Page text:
Lecture 3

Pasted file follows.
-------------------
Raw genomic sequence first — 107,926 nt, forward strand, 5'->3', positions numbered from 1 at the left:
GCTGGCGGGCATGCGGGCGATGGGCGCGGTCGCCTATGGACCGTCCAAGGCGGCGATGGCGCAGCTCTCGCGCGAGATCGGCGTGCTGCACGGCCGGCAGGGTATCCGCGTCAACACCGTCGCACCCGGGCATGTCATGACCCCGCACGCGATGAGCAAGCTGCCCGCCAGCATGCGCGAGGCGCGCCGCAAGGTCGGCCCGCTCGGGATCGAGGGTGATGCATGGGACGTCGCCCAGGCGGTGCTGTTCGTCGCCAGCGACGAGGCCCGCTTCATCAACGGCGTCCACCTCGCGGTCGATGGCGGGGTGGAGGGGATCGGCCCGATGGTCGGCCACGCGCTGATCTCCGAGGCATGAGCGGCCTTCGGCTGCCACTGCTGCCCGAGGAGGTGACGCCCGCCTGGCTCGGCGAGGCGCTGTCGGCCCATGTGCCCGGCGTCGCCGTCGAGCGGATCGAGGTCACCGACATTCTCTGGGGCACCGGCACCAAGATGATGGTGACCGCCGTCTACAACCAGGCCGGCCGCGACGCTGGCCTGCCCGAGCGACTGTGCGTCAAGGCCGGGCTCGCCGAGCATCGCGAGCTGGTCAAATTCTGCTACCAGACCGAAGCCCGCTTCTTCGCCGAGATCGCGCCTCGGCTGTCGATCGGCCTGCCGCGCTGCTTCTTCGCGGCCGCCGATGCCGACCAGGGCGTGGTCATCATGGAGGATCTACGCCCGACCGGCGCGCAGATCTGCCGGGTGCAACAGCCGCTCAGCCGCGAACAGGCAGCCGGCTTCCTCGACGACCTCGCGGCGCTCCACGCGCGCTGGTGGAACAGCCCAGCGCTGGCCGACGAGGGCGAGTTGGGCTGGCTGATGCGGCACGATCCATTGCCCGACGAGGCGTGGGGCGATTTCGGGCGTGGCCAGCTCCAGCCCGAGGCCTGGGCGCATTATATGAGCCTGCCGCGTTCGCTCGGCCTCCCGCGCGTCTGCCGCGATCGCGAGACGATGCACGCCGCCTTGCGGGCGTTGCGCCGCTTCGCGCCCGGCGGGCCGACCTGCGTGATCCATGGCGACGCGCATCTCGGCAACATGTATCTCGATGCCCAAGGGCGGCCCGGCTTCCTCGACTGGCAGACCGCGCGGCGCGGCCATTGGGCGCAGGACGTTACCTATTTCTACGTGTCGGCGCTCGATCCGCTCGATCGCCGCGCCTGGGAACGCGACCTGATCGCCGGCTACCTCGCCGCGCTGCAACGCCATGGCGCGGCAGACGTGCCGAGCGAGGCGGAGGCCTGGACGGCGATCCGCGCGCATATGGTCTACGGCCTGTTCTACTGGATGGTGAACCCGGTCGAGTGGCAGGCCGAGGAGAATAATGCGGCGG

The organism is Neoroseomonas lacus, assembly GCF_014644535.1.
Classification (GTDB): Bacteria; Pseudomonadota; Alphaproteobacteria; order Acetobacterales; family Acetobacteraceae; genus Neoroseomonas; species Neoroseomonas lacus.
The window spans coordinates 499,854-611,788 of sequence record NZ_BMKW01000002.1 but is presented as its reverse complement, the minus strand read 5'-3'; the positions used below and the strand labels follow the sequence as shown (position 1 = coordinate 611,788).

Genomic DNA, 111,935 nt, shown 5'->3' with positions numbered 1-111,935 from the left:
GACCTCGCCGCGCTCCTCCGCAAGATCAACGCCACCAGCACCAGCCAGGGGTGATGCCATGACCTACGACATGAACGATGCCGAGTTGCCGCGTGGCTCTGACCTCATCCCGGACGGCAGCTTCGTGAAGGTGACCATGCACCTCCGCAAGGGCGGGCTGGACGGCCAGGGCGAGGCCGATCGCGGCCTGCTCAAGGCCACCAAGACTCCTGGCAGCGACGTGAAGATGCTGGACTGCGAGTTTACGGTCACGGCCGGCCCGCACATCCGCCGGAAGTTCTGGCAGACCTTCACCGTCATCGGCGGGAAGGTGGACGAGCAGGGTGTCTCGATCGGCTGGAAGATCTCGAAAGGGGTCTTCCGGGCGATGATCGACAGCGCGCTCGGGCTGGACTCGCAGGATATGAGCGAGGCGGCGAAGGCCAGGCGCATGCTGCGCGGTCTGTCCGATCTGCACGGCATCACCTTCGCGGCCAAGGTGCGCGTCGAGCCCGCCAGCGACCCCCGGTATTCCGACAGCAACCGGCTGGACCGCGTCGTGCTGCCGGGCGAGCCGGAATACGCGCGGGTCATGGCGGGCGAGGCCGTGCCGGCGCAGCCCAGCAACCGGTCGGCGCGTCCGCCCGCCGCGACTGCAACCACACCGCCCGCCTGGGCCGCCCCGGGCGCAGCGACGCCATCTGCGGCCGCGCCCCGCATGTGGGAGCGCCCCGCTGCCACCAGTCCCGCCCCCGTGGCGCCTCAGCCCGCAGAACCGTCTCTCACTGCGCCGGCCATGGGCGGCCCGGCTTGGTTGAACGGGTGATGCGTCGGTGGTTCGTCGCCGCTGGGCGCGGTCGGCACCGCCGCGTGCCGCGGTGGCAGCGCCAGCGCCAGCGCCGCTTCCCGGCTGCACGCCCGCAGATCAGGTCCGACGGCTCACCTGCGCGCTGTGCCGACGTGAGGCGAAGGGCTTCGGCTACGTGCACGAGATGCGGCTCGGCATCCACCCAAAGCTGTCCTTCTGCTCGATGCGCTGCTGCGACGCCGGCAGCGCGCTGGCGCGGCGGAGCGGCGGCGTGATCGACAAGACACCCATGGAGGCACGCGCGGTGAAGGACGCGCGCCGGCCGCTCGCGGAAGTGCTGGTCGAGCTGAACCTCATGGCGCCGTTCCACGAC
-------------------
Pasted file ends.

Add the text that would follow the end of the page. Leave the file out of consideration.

Lecture 3 - Lecture 3. Control ­Flow Statements ...